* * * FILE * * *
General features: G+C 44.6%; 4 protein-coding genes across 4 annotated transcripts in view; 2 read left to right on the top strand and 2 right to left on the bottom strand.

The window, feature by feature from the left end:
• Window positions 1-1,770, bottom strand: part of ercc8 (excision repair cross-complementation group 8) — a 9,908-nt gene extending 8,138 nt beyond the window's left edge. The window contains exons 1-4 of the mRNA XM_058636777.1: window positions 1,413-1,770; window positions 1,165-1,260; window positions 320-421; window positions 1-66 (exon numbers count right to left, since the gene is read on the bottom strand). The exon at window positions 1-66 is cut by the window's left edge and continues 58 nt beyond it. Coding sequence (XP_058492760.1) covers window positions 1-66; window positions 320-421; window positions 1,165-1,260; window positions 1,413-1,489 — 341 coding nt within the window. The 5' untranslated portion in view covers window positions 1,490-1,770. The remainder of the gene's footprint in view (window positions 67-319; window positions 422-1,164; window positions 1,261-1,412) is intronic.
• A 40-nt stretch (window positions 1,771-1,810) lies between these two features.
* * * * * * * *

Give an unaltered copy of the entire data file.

General features: G+C 44.6%; 4 protein-coding genes across 4 annotated transcripts in view; 2 read left to right on the top strand and 2 right to left on the bottom strand.

The window, feature by feature from the left end:
• Window positions 1-1,770, bottom strand: part of ercc8 (excision repair cross-complementation group 8) — a 9,908-nt gene extending 8,138 nt beyond the window's left edge. The window contains exons 1-4 of the mRNA XM_058636777.1: window positions 1,413-1,770; window positions 1,165-1,260; window positions 320-421; window positions 1-66 (exon numbers count right to left, since the gene is read on the bottom strand). The exon at window positions 1-66 is cut by the window's left edge and continues 58 nt beyond it. Coding sequence (XP_058492760.1) covers window positions 1-66; window positions 320-421; window positions 1,165-1,260; window positions 1,413-1,489 — 341 coding nt within the window. The 5' untranslated portion in view covers window positions 1,490-1,770. The remainder of the gene's footprint in view (window positions 67-319; window positions 422-1,164; window positions 1,261-1,412) is intronic.
• A 40-nt stretch (window positions 1,771-1,810) lies between these two features.